When Jim Morrison said “If you book them, they will come” in Wayne’s World 2, the music legend effectively delivered a marketing mantra – one that is bang on the button. If you are The Doors, that is.
Jim Morrison’s fans would have crawled miles over broken glass to see The Doors perform. Not only that, the influence Jim Morrison has had and continues to have on the music scene means that if you do manage to book The Doors then getting Aerosmith on board probably won’t be too much of a problem (I realise I’m playing fast and loose with generational gaps here).
That’s because Jim Morrison built a longstanding, cross-generational following almost by proxy. There are fans of The Doors, and then there are fans of The Doors because they fell in love with music by bands who were influenced by Jim Morrison and co.
So how can your content not just gain a loyal following but draw the attention of those with a considerably larger number of followers; in other words, be as influential as The Doors?
Well, by making it as original and innovative as Jim Morrison’s music. If content is king then good is no longer good enough. Jermain Jackman, who came out on top in The Voice on Saturday, is undoubtedly a fantastic singer, but I doubt whether he will go down as someone who influenced a generation.
But crucially he’s opened the doors – he’s put himself in a position to be able to influence and the onus is on him to come with the content. If he wants to truly gain global status he needs to make good tunes, not the throwaway numbers that are marketed to make a quick buck and are quicker forgotten.
Examples of content marketing that have achieved influencer status include the blog of hugely popular social media scheduling app Buffer, which started from nothing and now gets a shedload of shares every time a new post is published, partly because its content is so hot it lights fires and partly because its founders heeded the advice of Rand Fishkin.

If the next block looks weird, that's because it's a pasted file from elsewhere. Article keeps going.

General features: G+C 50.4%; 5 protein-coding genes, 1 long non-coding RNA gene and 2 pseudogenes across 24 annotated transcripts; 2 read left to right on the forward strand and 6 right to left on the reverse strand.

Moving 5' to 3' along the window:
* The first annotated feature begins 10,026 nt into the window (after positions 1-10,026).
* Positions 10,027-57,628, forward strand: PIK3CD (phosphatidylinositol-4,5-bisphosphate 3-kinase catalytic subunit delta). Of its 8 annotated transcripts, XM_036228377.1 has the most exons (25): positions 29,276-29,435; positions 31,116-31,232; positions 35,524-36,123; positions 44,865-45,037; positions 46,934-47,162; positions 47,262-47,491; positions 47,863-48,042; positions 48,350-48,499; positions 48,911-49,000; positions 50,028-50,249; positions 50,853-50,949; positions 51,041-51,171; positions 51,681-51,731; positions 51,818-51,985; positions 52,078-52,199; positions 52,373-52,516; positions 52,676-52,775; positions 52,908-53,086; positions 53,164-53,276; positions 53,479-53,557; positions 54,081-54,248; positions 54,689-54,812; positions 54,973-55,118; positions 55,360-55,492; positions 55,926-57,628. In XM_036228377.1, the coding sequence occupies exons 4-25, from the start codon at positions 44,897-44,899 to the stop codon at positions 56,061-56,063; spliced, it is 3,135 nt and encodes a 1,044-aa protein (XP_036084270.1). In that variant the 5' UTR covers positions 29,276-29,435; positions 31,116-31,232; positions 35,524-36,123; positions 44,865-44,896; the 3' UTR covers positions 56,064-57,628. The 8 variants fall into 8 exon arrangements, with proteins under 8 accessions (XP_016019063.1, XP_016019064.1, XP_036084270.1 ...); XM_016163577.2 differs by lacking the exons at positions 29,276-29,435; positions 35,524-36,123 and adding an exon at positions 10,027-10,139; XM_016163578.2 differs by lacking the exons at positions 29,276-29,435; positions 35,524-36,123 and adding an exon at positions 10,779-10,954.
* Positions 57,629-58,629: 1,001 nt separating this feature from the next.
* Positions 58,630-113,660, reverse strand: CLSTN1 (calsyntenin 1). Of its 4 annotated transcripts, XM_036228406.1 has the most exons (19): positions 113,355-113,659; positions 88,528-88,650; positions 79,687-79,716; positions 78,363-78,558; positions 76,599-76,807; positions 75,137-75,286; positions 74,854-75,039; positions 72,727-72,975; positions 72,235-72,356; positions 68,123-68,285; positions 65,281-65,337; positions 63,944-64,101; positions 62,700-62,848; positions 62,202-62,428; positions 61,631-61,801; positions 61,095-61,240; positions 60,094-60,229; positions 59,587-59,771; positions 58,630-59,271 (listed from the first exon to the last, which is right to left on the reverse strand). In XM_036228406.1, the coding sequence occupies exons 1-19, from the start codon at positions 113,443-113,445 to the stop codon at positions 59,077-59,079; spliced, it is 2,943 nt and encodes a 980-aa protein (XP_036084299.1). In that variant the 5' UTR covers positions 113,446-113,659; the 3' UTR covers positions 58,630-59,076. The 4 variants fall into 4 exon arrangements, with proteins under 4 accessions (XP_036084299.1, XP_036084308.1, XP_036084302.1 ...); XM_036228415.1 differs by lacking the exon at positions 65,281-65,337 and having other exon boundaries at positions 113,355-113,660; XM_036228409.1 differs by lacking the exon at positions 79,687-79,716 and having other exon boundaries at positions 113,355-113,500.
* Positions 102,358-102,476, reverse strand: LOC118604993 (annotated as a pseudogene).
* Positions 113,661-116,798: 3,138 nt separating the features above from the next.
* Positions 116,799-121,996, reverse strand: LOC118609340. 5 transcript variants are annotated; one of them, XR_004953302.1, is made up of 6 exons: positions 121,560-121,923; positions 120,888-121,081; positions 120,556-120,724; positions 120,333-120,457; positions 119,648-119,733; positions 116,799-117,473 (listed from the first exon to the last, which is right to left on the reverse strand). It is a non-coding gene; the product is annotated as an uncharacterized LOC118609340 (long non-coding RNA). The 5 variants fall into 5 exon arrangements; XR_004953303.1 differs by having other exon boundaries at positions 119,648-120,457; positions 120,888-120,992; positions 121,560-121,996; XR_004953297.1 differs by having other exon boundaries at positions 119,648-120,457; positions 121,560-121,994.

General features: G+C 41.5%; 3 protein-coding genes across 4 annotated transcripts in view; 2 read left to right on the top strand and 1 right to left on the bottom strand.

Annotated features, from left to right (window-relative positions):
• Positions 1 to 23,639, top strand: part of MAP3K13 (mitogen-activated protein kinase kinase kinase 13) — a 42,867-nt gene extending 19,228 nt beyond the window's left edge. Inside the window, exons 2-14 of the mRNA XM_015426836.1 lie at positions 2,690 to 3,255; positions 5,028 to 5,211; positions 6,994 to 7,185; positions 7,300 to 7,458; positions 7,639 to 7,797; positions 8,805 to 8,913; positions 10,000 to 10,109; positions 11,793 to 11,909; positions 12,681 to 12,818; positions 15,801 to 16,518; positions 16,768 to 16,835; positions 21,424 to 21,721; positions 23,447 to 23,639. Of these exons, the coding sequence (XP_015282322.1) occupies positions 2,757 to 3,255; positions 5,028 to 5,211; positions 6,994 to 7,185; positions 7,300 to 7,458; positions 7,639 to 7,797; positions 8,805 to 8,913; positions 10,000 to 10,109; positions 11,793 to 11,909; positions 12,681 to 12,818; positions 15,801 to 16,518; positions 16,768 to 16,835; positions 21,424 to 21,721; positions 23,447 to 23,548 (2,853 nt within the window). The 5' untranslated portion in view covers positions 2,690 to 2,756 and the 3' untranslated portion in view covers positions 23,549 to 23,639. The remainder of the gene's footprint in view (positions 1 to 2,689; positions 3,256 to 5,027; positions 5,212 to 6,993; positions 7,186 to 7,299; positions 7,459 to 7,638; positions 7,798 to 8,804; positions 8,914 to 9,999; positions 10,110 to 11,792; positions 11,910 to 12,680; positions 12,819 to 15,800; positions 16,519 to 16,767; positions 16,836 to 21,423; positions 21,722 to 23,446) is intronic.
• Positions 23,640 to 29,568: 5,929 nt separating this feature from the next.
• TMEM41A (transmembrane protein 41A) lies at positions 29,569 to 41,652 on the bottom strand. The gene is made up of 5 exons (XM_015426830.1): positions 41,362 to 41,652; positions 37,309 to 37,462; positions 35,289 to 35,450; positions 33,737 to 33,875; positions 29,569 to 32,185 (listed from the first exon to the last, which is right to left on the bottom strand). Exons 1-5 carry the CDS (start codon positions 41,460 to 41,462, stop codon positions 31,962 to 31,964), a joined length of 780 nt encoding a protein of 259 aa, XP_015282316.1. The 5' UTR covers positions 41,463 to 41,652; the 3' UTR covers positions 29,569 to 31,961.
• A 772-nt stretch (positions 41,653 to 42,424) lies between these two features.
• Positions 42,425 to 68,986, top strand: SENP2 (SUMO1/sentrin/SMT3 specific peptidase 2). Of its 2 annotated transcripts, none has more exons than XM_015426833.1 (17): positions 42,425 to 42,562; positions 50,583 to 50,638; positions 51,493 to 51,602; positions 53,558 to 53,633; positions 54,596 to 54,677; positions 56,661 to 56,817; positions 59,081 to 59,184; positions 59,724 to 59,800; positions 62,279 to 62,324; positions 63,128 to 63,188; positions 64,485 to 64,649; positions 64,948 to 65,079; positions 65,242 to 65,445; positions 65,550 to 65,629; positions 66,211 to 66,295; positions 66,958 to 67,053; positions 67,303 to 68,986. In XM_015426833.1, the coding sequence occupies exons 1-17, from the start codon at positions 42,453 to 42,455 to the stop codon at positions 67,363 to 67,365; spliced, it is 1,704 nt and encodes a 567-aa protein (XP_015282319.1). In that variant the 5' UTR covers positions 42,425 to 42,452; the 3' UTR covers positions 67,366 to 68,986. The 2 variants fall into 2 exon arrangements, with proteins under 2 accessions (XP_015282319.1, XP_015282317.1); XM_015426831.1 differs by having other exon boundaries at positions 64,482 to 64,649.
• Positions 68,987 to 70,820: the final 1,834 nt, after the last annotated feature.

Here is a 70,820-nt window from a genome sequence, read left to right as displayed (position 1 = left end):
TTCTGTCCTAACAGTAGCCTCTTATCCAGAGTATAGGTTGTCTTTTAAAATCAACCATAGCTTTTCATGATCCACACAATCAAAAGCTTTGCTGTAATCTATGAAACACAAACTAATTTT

Fishkin, co-founder of SEO and content strategy analyst Moz, said instead of creating content that appeals directly to potential customers (the book them and they will come school of thought), create content that appeals to the hearts and minds of the influencers – the big hitters – who already have the eyes and ears of your customer base and can open those doors for you.
‘Influencer marketing’ has become somewhat of a supplementary buzz-phrase lately. To be the influencer, you need to give other influencers the material that they feel compelled to share. This is why guest blogging is still good karma for content marketing. Google’s Matt Cutts may say the search giant no longer appreciates guest blogging for SEO or link building, but guest blogging isn’t necessarily about that. You’re not going to dismiss a blog or other piece of content from your biggest or favourite influencer just because it doesn’t appear on their own digital channel. Instead, it’s about nurturing and sharing content of real value, not making content with the express intent that it must ‘be shareable’. It is equivalent to the difference between a timeless classic song and a throwaway chart hit with a week’s shelf life.
And the only way you can become the Jim Morrison of content marketing is to produce and continue to produce original material that will allow you to Break On Through (To The Other Side) of the divide that separates good content marketing from influential content.